Reality television

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This is a post about reality television.
 
Does anyone know what has happened to the losing contestants of X Factor? We know about a couple, Eoghan Quigg and of course the winner, who is having her album produced by Akon, but what of the rest? Have they returned to their normal lives? Are some of them on the dole? How can it be that people who have been on television for three months in front of twenty million people end this period signing onto Jobseekers Allowance? Surely that kind of saruation media exposure should result in a lifetime career of some description or other in public life, the media or celebrity.
 
The fact that many of 2008’s X Factor contestants have made no money from their fame is true of many other shows, including Big Brother and Britain’s Got Talent. What we are seeing here is instant, disposable celebrity. There people are literally taken off the streets – often with the cameras literally watching – and celebrified with hyperrreal editing and Hollywood style close ups. Once the series is over they are back on the streets again, with many hundreds of column inches having being written about them, to the considerable profit of newspapers, and no money to their name.
 
I think any media paradigm that makes people no money after spending three months on television in front of twenty million people is exploitative. The media industrial complex makes tens of millions of pound of members of the public across several shows on TV in precisely this way, and 80% of the people who appear on these shows make no money and have no hope of a lasting career in the media or public life. The media these days is exploiting members of the public in the same way coffee brands exploit Third World coffee producers – pay them half a penny for ten tonnes of coffee, which is sold at a profit of two milllion pounds.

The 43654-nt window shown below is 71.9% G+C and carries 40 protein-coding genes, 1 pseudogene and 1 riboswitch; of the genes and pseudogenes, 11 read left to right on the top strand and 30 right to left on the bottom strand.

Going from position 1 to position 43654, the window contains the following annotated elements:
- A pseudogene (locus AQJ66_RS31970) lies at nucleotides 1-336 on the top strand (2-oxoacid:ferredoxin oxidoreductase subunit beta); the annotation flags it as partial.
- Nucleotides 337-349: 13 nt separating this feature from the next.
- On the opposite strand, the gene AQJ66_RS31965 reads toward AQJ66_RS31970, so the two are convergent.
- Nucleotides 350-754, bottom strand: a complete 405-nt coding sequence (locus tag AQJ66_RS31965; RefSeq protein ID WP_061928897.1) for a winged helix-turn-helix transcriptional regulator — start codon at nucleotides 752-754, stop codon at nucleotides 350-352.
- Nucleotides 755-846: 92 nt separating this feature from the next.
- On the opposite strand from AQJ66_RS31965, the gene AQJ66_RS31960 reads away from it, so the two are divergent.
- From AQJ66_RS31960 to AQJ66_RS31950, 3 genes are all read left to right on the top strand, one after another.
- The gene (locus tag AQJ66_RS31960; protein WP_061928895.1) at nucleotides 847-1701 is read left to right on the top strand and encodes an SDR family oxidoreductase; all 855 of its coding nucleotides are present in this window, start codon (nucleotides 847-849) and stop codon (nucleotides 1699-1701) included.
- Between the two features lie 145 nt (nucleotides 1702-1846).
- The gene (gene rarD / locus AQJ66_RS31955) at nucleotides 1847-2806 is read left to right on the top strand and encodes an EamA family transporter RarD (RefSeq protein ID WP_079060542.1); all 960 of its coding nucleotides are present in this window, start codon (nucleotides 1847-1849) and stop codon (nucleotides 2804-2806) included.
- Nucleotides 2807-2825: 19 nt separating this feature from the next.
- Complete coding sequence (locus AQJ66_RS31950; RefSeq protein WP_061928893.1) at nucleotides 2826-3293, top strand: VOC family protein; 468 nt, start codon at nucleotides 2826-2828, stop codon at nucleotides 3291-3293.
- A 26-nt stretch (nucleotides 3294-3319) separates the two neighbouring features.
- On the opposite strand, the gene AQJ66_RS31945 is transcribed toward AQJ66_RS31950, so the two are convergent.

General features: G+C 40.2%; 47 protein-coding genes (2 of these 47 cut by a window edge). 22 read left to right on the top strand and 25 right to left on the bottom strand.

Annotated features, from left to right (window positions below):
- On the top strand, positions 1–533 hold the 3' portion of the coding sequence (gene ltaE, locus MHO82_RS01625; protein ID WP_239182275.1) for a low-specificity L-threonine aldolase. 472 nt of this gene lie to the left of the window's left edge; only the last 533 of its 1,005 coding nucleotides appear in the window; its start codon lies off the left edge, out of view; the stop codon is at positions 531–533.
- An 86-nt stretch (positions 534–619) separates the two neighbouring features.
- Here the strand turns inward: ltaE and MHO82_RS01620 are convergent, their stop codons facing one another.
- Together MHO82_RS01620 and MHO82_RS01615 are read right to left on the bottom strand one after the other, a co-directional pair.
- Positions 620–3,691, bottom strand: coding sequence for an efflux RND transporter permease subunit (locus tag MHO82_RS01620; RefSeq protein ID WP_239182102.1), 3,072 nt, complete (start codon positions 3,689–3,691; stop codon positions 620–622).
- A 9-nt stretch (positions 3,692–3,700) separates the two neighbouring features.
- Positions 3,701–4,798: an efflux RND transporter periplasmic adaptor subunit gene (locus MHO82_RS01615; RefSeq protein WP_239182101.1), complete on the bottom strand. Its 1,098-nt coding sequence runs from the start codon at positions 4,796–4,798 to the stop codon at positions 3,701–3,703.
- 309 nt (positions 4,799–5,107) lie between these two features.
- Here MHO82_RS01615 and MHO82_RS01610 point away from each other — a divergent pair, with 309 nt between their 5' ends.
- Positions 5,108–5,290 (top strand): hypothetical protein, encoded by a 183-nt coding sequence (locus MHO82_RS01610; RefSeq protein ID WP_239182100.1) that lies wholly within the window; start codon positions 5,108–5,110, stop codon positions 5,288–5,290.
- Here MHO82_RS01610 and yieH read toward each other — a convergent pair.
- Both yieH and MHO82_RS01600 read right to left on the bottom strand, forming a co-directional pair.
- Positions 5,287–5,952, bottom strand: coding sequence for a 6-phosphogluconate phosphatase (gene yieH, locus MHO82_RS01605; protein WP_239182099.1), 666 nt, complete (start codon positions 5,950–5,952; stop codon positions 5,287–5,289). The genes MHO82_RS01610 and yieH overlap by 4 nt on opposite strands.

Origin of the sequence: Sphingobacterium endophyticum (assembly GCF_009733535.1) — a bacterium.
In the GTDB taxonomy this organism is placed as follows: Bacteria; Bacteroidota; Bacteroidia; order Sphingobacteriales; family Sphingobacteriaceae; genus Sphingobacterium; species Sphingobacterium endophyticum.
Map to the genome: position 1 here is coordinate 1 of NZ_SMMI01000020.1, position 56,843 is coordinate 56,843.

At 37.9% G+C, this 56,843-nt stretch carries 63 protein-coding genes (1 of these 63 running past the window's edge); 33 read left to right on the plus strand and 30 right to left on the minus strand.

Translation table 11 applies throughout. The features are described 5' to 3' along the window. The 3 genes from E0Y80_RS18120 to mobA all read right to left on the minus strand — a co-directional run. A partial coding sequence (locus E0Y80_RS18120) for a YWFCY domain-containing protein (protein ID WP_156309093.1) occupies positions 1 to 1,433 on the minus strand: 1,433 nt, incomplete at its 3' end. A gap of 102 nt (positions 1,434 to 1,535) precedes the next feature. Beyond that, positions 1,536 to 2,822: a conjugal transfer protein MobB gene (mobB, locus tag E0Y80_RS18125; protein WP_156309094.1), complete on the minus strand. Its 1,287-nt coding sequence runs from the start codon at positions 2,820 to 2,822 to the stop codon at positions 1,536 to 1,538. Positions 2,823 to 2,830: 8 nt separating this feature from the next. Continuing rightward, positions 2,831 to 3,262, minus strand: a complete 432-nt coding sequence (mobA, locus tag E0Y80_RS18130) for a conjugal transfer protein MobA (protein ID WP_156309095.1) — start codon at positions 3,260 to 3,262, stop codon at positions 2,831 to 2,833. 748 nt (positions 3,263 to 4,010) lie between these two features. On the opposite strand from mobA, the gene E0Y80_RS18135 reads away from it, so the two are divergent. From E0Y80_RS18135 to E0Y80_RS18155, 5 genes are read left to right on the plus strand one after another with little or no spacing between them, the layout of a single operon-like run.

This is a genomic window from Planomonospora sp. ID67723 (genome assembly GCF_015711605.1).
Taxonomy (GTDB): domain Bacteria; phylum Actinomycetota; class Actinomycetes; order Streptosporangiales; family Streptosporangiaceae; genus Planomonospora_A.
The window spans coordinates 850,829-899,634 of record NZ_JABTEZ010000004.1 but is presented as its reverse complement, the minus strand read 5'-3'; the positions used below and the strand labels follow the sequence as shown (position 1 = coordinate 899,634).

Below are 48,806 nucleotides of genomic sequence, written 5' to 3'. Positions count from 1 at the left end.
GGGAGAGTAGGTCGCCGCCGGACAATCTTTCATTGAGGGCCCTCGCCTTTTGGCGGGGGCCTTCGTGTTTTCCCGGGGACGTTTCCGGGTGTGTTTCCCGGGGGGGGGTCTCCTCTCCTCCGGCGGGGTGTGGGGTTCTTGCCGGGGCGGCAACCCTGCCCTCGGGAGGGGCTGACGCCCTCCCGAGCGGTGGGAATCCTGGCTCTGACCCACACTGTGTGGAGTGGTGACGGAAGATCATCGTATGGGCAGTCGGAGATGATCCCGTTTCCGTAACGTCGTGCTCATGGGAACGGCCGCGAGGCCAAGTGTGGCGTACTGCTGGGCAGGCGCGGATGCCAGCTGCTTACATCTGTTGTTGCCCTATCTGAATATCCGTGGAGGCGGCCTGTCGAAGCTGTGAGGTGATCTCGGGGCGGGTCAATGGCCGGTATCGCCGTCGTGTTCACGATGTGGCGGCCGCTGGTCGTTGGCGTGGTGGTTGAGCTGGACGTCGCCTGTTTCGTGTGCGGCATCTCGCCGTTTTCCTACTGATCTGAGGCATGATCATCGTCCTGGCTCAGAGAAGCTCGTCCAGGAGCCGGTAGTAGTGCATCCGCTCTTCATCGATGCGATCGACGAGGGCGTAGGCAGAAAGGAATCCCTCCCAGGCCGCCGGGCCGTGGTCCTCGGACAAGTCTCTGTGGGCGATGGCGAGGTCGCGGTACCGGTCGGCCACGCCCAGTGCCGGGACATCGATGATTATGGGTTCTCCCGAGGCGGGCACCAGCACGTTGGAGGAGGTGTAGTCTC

According to wikipedia:
 
In the Marxist view, “normal” exploitation is based in three structural characteristics of capitalist society:
 
1) the ownership of the means of production by a small minority in society, the capitalists;

2) the inability of non-property-owners (the workers, proletarians) to survive without selling their labor-power to the capitalists (in other words, without being employed as wage laborers);

3) the state, which uses its strength to protect the unequal distribution of power and property in society. 
 
1) refers to the media, and 2) refers to the way that many of these people, who desire to be famous, can only do so by auditioning to appear on reality TV programmes. I don’t think the state has a part to play in this debate, so let’s ignore 3) (the media is after all (purportedly) self-regulating).
 
The media may well argue that this is a case of caveat emptor – if you want to be famous badly enough to ausition for reality TV, you can’t complain about your terms and conditions. But exploitation is exploitation. Perhaps some day soon the current trend towards celebrifying memers of the public who have no qualities worthy of lionising other than a desire to be famous, and demeaning them on television for huge profits, will be considered unsavoury.

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